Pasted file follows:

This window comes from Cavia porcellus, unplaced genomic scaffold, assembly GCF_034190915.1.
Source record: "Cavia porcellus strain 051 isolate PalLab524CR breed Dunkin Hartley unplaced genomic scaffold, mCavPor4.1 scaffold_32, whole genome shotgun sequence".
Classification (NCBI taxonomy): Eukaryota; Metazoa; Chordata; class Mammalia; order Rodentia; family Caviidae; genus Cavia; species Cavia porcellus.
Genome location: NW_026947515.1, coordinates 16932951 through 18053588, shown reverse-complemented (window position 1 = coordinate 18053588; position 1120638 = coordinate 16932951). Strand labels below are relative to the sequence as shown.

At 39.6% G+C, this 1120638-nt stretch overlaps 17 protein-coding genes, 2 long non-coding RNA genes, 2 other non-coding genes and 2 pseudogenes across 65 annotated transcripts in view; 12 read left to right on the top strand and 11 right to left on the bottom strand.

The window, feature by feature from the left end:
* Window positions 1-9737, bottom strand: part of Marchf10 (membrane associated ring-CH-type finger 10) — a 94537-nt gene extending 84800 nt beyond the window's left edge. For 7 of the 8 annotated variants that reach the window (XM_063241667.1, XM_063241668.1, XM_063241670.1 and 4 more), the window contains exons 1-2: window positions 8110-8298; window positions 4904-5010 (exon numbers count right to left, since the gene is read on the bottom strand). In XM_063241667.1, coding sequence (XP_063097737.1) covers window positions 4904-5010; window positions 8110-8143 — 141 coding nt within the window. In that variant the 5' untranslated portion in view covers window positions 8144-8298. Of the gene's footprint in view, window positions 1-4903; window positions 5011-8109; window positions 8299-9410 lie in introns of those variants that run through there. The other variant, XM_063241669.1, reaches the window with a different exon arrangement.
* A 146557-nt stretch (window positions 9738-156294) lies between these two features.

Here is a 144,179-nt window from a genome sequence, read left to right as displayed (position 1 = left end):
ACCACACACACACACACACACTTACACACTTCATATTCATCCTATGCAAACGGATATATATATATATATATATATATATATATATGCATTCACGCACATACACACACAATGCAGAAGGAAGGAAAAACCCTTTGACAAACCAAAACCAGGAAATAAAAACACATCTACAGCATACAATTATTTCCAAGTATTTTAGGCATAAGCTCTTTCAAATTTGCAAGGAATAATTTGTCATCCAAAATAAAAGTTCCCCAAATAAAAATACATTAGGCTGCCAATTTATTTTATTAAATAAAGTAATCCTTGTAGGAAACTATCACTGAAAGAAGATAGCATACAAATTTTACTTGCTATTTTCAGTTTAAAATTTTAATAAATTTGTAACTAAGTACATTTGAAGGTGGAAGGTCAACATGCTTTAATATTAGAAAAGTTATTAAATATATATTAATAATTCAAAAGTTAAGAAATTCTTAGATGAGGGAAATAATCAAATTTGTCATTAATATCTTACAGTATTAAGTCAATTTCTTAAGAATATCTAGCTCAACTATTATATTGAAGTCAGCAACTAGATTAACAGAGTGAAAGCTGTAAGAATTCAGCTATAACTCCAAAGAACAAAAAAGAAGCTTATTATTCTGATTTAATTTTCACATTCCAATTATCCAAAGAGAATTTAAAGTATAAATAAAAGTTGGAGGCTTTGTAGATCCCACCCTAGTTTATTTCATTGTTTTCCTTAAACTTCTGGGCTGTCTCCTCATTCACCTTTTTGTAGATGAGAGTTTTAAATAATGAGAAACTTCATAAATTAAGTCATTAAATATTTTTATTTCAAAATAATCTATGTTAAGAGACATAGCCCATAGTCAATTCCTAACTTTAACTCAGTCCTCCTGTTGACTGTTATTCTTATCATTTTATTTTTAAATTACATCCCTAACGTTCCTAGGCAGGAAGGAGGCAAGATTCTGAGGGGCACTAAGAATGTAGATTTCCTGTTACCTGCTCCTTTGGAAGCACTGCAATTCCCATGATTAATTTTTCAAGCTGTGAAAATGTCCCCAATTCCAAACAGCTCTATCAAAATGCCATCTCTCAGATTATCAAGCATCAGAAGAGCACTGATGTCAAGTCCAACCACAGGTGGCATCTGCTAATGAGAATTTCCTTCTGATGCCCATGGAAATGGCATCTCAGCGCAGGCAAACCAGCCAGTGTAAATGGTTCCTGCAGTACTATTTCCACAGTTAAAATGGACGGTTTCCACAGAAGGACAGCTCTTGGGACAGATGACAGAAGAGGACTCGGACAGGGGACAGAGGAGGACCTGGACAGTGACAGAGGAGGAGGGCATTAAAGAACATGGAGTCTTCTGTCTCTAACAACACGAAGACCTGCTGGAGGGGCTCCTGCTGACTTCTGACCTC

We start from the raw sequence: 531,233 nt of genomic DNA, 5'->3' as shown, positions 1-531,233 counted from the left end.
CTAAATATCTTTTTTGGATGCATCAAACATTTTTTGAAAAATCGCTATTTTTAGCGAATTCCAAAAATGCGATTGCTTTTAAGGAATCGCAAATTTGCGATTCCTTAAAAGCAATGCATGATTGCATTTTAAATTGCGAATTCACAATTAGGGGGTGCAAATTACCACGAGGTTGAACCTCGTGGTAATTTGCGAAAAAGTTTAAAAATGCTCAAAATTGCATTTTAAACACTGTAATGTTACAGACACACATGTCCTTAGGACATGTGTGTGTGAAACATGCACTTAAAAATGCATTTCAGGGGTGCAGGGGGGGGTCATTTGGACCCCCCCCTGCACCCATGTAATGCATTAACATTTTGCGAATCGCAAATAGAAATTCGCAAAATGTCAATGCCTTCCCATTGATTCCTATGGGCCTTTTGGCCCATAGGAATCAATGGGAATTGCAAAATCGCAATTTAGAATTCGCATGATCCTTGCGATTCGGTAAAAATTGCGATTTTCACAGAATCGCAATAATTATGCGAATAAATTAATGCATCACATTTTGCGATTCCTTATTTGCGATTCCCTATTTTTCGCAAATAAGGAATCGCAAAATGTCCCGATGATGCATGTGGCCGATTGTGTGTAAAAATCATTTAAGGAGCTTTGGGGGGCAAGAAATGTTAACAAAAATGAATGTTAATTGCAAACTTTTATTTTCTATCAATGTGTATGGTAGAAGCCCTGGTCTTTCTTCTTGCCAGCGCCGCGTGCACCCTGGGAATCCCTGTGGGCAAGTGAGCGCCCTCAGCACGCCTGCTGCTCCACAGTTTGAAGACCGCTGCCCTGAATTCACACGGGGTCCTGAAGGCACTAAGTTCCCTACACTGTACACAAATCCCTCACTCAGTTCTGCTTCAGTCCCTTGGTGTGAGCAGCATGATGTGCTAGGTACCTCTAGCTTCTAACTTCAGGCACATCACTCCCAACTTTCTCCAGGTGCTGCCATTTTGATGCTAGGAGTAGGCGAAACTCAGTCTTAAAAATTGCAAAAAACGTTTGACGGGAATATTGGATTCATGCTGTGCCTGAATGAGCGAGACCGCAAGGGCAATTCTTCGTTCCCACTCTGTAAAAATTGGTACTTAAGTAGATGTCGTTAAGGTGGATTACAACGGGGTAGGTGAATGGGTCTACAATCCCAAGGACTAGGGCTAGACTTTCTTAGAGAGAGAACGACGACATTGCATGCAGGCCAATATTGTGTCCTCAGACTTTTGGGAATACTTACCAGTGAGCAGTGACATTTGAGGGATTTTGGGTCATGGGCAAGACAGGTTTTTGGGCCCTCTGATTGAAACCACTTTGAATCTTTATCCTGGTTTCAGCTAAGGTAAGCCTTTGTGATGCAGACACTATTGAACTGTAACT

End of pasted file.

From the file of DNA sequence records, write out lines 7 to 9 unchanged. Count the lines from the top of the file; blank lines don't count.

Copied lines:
* Window positions 1-9737, bottom strand: part of Marchf10 (membrane associated ring-CH-type finger 10) — a 94537-nt gene extending 84800 nt beyond the window's left edge. For 7 of the 8 annotated variants that reach the window (XM_063241667.1, XM_063241668.1, XM_063241670.1 and 4 more), the window contains exons 1-2: window positions 8110-8298; window positions 4904-5010 (exon numbers count right to left, since the gene is read on the bottom strand). In XM_063241667.1, coding sequence (XP_063097737.1) covers window positions 4904-5010; window positions 8110-8143 — 141 coding nt within the window. In that variant the 5' untranslated portion in view covers window positions 8144-8298. Of the gene's footprint in view, window positions 1-4903; window positions 5011-8109; window positions 8299-9410 lie in introns of those variants that run through there. The other variant, XM_063241669.1, reaches the window with a different exon arrangement.
* A 146557-nt stretch (window positions 9738-156294) lies between these two features.

Here is a 144,179-nt window from a genome sequence, read left to right as displayed (position 1 = left end):